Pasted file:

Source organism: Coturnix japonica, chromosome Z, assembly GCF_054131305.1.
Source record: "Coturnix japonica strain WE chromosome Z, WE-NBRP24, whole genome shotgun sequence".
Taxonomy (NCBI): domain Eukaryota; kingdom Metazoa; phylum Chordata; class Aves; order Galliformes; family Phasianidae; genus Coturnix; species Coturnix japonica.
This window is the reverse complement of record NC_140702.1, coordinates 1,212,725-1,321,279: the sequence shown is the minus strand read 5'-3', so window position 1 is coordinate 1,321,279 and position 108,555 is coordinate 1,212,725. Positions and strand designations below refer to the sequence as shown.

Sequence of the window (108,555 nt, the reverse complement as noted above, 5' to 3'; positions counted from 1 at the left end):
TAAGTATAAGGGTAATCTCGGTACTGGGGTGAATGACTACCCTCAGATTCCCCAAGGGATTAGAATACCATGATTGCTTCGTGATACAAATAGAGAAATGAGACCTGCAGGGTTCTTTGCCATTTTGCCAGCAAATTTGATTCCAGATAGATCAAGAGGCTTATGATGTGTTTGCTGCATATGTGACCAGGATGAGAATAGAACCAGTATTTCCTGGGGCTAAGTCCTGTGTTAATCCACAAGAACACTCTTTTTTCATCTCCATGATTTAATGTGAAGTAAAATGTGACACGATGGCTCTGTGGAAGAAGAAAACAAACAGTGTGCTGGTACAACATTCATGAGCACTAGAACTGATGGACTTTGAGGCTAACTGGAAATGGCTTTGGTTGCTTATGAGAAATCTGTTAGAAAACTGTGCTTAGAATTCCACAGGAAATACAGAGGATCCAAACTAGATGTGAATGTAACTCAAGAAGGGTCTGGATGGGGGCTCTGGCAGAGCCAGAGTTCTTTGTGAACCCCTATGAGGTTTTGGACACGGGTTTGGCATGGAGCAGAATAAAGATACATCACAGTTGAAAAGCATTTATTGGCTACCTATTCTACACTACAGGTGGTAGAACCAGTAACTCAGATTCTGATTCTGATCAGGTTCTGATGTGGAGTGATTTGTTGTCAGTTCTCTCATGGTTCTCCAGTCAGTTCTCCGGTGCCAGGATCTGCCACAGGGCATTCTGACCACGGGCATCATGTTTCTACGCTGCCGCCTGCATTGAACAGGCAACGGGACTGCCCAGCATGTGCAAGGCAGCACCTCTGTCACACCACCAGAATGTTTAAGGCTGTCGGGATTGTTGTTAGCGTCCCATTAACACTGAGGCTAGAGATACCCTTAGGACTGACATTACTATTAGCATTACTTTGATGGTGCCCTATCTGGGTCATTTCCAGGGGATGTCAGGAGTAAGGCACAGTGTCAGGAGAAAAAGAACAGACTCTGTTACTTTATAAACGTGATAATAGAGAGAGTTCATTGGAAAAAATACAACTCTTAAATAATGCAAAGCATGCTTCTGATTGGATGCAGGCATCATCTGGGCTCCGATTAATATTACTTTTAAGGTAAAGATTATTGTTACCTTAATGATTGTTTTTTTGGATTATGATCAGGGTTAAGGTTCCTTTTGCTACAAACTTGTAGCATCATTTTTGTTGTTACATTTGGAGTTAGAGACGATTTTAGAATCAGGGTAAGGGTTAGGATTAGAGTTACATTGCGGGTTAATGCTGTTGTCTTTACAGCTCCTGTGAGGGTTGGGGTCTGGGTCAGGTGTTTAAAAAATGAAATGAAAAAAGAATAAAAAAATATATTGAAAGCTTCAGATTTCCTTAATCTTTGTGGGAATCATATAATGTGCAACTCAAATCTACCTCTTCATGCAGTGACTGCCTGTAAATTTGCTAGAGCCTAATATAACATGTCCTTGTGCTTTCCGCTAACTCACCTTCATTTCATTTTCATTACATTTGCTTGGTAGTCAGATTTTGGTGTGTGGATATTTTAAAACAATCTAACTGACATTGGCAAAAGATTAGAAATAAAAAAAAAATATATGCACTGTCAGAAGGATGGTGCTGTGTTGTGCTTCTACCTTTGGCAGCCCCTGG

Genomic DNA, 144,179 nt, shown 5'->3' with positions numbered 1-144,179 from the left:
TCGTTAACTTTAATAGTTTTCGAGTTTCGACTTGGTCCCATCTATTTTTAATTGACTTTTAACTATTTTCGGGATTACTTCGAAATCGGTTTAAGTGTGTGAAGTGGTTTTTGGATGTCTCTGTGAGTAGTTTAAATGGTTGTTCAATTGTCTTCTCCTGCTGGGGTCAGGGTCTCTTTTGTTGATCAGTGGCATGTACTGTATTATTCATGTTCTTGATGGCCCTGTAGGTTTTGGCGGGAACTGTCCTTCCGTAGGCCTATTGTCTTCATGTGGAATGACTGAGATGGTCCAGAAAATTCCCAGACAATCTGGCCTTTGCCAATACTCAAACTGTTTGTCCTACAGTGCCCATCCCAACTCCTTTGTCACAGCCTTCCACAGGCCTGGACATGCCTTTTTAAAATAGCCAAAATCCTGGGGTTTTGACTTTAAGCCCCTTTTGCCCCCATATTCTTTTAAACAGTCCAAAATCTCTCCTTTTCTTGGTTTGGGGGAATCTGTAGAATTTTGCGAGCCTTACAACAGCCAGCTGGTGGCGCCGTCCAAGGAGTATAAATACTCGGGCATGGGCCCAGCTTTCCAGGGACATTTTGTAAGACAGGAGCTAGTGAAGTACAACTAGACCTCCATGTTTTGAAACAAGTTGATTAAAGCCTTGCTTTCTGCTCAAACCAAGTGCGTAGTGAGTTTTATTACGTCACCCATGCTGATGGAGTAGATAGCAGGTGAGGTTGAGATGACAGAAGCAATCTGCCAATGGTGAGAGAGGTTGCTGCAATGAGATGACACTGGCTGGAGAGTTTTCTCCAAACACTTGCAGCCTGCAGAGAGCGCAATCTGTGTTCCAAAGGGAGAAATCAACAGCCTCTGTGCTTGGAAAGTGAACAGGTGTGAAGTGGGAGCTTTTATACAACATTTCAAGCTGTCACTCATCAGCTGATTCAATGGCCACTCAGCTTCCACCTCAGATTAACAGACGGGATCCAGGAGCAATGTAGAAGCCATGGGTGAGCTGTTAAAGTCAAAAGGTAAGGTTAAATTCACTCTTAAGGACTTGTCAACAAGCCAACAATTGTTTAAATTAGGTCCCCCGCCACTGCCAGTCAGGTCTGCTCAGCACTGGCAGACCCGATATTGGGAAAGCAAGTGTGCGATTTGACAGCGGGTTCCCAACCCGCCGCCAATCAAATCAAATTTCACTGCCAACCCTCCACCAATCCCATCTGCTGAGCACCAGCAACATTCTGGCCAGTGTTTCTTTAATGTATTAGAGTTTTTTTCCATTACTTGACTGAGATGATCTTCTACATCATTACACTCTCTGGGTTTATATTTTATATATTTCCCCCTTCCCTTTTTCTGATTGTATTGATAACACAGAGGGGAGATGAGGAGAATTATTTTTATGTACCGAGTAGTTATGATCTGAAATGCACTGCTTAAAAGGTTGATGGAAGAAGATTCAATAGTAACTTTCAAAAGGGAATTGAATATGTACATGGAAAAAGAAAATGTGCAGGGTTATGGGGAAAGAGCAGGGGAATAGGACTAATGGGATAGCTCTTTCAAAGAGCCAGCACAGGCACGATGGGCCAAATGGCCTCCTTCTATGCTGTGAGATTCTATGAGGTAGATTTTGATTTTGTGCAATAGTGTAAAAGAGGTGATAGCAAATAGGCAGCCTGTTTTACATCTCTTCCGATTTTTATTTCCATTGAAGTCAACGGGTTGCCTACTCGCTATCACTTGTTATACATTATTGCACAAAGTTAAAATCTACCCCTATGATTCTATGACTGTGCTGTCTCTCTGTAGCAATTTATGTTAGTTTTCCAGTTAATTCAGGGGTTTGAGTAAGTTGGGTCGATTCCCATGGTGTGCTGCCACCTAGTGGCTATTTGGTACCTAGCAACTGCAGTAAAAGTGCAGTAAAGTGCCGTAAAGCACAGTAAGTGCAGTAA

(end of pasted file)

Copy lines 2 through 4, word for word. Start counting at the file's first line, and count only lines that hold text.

Source record: "Coturnix japonica strain WE chromosome Z, WE-NBRP24, whole genome shotgun sequence".
Taxonomy (NCBI): domain Eukaryota; kingdom Metazoa; phylum Chordata; class Aves; order Galliformes; family Phasianidae; genus Coturnix; species Coturnix japonica.
This window is the reverse complement of record NC_140702.1, coordinates 1,212,725-1,321,279: the sequence shown is the minus strand read 5'-3', so window position 1 is coordinate 1,321,279 and position 108,555 is coordinate 1,212,725. Positions and strand designations below refer to the sequence as shown.